White SW Computer Law
|Intellectual Property, Information Technology & Telecommunications Lawyers|
Melbourne Office - PO Box 452, COLLINS STREET WEST Victoria 8007 Australia
Sydney Office - GPO Box 2506, SYDNEY New South Wales 2001 Australia
Telephone: Melbourne Office - +61 3 9629 3709 Sydney Office - +61 2 9233 2600
Facsimile: Melbourne Office - +61 3 9629 3217 Sydney Office - +61 2 9233 3044
Email: firstname.lastname@example.org Internet: http://www.computerlaw.com.au
A Company's directors and its employees have a fiduciary duty to act in the company's best interest. A breach of this duty can lead to a significant award for damages being ordered in favour of the company. In the matter of Bailey v Namol Pty Limited, Bailey failed in his appeal against an earlier decision which awarded Namol $657,238 damages. Bailey had been an employee and director of Namol and resigned to work for a competitor of Namol. Bailey obtained copies of Namol's plans for doors and windows to be used for a particular project. Subsequently, Bailey was able to win the sub-contract for the project from Namol by taking advantage of Namol's plans. Damages were awarded to compensate Namol for the breaches of copyright in the plans and fiduciary duty. Employees should be wary of the consequences of breaching their obligations to their employer during and after their employment and should be instructed to return all copyright materials when their employment ceases.
Causing damages to computer systems and unauthorised access to computer systems are considered to be criminal offences in many countries. The question of what constitutes “unauthorised access” was examined in the US Appeal case US v Robert Tappan Morris. Morris was a Ph.D student at Cornell University and had access to the Cornell computer networks. Morris developed a computer program (“a worm”), which was designed to infect university, governmental, and military computers via the Internet. Morris used bugs in the “sendmail” program, “finger daemon” program, “trusted hosts” computers and password guessing. An argument was raised that because Morris had legitimate access to the Internet through his university account his actions did not constitute unauthorised access. Morris was unsuccessful in his Appeal and the original sentence of three years probation, 400 hours of community service, a fine of $10, 050 and the costs of his supervision remained in place. Employees who are given access to limited computer resources should bear in mind that attempting to gain access to areas for which they are not authorised may be considered a criminal offence.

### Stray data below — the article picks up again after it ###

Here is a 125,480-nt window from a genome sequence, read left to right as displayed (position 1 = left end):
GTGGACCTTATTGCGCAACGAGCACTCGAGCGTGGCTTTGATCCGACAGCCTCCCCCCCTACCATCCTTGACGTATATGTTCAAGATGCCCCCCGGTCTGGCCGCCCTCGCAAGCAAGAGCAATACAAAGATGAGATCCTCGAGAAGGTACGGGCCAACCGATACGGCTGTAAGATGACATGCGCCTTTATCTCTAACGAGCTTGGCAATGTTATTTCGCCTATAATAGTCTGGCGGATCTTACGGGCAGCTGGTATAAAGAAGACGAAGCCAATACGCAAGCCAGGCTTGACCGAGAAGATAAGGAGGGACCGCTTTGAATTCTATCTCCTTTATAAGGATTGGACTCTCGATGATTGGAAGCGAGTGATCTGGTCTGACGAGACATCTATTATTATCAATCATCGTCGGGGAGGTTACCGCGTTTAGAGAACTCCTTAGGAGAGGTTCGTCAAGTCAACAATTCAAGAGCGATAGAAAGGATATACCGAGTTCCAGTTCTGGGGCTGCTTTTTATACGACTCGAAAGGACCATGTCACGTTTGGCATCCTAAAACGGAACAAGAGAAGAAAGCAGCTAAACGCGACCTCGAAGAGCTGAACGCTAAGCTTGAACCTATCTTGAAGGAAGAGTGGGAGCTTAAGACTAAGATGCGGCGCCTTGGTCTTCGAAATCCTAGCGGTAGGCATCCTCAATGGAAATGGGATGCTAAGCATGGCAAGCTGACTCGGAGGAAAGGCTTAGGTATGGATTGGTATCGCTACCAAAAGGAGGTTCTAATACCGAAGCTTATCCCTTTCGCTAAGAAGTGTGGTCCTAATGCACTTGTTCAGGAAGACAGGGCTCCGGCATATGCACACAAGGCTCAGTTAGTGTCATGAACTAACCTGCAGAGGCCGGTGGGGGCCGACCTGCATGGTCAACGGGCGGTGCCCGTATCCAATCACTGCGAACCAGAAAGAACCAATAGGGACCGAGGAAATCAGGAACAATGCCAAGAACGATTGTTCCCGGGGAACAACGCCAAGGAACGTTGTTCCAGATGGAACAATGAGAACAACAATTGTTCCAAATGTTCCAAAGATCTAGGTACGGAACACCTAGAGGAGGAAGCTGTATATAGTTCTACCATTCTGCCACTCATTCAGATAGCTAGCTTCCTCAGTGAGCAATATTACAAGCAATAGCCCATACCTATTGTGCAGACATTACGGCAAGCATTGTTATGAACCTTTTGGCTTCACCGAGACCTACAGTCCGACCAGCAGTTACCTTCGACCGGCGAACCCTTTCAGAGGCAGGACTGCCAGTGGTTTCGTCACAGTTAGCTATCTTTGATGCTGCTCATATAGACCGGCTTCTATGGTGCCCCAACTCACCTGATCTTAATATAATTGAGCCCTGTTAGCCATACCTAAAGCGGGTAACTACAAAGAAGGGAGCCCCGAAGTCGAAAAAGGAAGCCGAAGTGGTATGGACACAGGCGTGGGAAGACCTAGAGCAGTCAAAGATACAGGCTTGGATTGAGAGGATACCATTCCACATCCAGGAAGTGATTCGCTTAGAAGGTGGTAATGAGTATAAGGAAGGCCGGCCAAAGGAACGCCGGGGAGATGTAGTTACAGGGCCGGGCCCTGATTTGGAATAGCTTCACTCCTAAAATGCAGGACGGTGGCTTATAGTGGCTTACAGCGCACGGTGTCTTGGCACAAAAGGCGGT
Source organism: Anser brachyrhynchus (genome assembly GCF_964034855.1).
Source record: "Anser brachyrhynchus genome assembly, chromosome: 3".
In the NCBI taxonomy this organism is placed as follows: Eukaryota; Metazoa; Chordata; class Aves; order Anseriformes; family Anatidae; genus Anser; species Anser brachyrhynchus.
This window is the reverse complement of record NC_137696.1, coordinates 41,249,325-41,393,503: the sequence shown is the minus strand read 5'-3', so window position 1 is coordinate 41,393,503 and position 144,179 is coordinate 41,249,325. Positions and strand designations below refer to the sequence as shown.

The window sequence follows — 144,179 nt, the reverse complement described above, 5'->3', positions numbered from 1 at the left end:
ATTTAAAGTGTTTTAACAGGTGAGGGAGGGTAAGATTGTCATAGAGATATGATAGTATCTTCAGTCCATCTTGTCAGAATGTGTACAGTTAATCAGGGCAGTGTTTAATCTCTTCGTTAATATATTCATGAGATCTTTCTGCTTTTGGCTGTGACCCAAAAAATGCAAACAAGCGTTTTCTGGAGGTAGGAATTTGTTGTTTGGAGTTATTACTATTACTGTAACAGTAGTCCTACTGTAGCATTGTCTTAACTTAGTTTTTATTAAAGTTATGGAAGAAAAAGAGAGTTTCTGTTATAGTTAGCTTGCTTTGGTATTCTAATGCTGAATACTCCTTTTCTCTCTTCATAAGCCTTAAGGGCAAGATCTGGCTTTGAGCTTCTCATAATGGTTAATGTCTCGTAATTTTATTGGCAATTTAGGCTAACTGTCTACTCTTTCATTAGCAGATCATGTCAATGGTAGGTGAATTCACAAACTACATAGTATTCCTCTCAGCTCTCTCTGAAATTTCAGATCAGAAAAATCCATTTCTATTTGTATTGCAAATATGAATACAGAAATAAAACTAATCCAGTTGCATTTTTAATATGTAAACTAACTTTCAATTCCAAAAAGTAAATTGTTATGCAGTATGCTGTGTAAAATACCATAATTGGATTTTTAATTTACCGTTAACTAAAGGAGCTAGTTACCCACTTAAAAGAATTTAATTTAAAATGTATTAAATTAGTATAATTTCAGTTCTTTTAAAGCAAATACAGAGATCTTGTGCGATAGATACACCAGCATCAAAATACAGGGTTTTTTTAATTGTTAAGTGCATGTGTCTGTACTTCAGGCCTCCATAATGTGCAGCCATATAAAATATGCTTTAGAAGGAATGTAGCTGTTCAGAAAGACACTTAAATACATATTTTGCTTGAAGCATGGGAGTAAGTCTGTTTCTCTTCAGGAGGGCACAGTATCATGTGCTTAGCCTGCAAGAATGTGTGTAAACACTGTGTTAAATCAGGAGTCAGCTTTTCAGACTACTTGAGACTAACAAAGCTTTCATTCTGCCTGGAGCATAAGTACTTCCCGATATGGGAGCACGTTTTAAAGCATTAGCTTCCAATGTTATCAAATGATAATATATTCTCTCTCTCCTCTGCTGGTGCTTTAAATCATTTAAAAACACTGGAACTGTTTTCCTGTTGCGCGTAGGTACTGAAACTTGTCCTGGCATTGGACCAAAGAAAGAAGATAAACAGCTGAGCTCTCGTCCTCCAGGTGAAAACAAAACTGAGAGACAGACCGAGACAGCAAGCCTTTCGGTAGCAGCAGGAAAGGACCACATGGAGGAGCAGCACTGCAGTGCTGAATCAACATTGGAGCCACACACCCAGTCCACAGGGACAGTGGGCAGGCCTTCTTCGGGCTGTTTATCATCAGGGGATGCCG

Hearsay is something that someone else has been heard to say. It has been argued that certain computer printouts are hearsay as the computer cannot be orally examined regarding its evidence. This question was addressed in the matter of Rook v Maynard, which was an Appeal from a decision which had previously acquitted Maynard. Maynard had been charged with thirty-three offences in relation to unauthorised access to data stored in the Department of Social Security computer system. Maynard's activities had been recorded in a computer generated log activated by the use of his log-on identification number. In the initial hearing, these computer generated logs were found to be inadmissible and the complaints were dismissed. Upon Appeal, however, the Court found that as the reports were generated without human intervention the evidence was admissible and the matter was set down for retrial. If you are intending to rely upon computer generated evidence, you should bear in mind the fact that the Court may not allow such evidence to be admitted. However, such information may be invaluable and used to obtain details that are more easily admitted into evidence.
In the Australian case, CSP Computer Security Products Pty Ltd v Security Dynamics Technologies Inc ("SDT") and Megatec Pty Ltd, CSP, who had been a non-exclusive distributor of SDT products commenced legal action against SDT and Megatec following the appointment of Megatec as the exclusive Australian Distributor of SDT products. CSP's allegations, amongst others, included breach of Agreement; breach of confidentiality and various trade practice actions. SDT was successful in their request that the Court set aside the service of the originating process and the Court noted that the Distribution Agreement required that disputes be submitted to the Courts of Massachusetts, USA. If your distribution agreement is non-exclusive and has a termination clause, which allows the agreement to be terminated with little notice, you should consider the risk that your marketing efforts may be used to the benefit of another party. Consideration should also be give to your choice of jurisdiction governing your agreement to avoid expensive overseas litigation.